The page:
OMB approves 79 unit townhouse at Connon's former Waterdown site

News Sep 15, 2017 by Mac Christie Flamborough Review

A proposed 79-unit townhouse development at the former Connon Nurseries property in Waterdown has received the go-ahead from the Ontario Municipal Board.

Mikmada Development Group appealed the City of Hamilton’s failure to make a decision to rezone the property located at 383 Dundas St. East to the OMB.

The hearing was held from May 23 to June 2 at the Dundas Town Hall.

In her decision, released Aug. 14, chairperson Sharyn Vincent found that the proposed development was consistent with the provincial policy statement and conforms with the growth plan and intensification policies of the Urban Hamilton Official Plan.

Vincent also said that the proposed development provides a mix of unit types, with a gentle transition in height and intensity across the site from south to north.

While she said a less dense development could be realized on the site and still constitute intensification, she was not persuaded to reduce heights or increase setbacks.

The plan includes three-storey “street townhouses,” back to back townhouses and stacked townhouses.

While the agreeing that the townhouses of the proposed development will not be the same as the surrounding detached homes, Vincent’s decision said the board was “not persuaded that the proposed built form cannot harmoniously co-exist with he existing one- and two-storey detached dwellings in the established neighbourhood.”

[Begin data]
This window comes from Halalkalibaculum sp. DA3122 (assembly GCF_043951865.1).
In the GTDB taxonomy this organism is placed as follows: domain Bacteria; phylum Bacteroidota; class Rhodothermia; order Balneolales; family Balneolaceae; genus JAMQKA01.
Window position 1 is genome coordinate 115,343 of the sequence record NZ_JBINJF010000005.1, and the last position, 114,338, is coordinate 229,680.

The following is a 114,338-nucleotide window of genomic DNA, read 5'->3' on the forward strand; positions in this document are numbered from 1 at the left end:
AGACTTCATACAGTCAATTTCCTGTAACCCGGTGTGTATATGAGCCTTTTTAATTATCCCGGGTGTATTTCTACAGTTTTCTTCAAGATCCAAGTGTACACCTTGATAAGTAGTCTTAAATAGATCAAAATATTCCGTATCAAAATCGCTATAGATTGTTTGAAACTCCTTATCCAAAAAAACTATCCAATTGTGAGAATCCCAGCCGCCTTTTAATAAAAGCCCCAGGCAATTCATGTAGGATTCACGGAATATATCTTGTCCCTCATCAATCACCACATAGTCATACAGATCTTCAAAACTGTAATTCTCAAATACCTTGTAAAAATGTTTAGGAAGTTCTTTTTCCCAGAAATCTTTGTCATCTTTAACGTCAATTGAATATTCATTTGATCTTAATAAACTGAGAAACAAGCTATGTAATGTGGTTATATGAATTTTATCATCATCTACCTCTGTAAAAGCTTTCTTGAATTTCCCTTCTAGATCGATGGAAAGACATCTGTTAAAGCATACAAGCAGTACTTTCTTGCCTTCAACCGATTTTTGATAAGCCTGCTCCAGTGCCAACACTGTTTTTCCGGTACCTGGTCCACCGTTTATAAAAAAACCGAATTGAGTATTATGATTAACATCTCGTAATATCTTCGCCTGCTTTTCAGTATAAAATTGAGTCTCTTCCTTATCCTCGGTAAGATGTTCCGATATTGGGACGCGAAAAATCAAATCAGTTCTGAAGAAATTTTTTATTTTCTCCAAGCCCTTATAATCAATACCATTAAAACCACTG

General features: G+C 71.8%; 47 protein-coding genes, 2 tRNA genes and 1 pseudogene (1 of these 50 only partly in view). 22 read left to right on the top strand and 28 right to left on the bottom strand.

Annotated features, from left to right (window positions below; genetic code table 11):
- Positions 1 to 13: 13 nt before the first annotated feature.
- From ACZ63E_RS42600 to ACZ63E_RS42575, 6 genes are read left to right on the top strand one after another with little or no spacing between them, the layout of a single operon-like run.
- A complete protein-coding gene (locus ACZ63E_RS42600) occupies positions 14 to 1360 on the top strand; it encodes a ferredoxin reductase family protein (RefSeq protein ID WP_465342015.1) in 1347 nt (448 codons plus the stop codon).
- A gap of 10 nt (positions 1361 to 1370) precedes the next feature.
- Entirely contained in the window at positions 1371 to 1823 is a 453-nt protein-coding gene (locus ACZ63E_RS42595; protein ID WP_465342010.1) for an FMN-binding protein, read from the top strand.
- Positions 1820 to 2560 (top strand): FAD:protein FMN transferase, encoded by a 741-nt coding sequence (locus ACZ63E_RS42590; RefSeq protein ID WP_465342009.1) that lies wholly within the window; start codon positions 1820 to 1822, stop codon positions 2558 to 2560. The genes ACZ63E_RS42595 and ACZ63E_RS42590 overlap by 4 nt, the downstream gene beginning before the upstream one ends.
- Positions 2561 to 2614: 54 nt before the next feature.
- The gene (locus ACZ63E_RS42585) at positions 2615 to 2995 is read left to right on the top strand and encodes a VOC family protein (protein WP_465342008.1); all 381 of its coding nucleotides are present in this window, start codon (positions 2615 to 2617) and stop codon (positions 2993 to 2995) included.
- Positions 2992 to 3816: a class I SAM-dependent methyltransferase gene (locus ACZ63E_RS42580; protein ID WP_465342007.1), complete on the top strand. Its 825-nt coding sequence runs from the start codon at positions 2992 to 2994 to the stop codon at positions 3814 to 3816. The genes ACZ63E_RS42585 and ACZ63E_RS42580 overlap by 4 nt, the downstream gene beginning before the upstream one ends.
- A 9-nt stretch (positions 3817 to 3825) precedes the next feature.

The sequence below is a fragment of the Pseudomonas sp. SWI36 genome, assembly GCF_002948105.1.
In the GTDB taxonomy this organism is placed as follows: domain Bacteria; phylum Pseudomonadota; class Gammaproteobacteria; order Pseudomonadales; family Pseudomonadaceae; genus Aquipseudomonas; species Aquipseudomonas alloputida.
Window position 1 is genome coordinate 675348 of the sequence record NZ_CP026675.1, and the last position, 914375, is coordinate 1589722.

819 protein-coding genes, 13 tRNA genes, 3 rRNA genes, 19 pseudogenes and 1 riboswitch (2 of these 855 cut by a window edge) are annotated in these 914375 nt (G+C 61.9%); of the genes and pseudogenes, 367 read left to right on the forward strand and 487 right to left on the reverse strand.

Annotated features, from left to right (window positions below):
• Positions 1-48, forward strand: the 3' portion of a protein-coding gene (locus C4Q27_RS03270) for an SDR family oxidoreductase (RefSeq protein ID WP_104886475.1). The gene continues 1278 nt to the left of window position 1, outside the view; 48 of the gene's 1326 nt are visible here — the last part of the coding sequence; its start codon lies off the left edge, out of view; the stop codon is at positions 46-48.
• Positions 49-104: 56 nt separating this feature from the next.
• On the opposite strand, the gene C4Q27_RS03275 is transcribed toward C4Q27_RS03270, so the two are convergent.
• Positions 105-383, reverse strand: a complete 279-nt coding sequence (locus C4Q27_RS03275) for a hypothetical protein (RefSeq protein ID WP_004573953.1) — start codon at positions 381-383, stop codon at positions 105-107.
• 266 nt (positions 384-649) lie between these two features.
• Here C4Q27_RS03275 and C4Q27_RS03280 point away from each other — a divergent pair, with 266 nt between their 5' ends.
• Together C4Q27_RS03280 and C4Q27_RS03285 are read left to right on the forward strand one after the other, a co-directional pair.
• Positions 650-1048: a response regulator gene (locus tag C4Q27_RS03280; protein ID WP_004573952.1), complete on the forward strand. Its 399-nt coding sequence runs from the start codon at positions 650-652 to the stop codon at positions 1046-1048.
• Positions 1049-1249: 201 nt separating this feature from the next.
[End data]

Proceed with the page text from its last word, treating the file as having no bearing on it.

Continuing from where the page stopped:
Earlier this summer, several Waterdown residents voiced their concerns to about the impact the proposed development would have on the area – specifically on traffic along the Dundas Street corridor.

Cindy Mayor, Jim Duschl, Nathan Tidridge and Michael Hawkrigg spoke about the traffic congestion in the area and their fears that the project would exacerbate the issue.

While agreeing that the historic buildings in the downtown core create a traffic pinch point, the decision said the existing demands on Dundas Street are real, but unrelated to the proposal. The decision said the board heard evidence that the issue will be addressed by the completion of the Waterdown Bypass “projected to provide alternative, preferred routing for approximately 400 vehicles currently using Dundas Street in the afternoon, westbound peak.”

As a result, the decision said, the redistribution of traffic will reduce volumes by half and the board “heard no compelling evidence that the proposed development would create any traffic issue.”


OMB approves 79 unit townhouse at Connon's former Waterdown site

News Sep 15, 2017 by Mac Christie Flamborough Review

A proposed 79-unit townhouse development at the former Connon Nurseries property in Waterdown has received the go-ahead from the Ontario Municipal Board.

Mikmada Development Group appealed the City of Hamilton’s failure to make a decision to rezone the property located at 383 Dundas St. East to the OMB.

The hearing was held from May 23 to June 2 at the Dundas Town Hall.

In her decision, released Aug. 14, chairperson Sharyn Vincent found that the proposed development was consistent with the provincial policy statement and conforms with the growth plan and intensification policies of the Urban Hamilton Official Plan.

Vincent also said that the proposed development provides a mix of unit types, with a gentle transition in height and intensity across the site from south to north.

While she said a less dense development could be realized on the site and still constitute intensification, she was not persuaded to reduce heights or increase setbacks.

The plan includes three-storey “street townhouses,” back to back townhouses and stacked townhouses.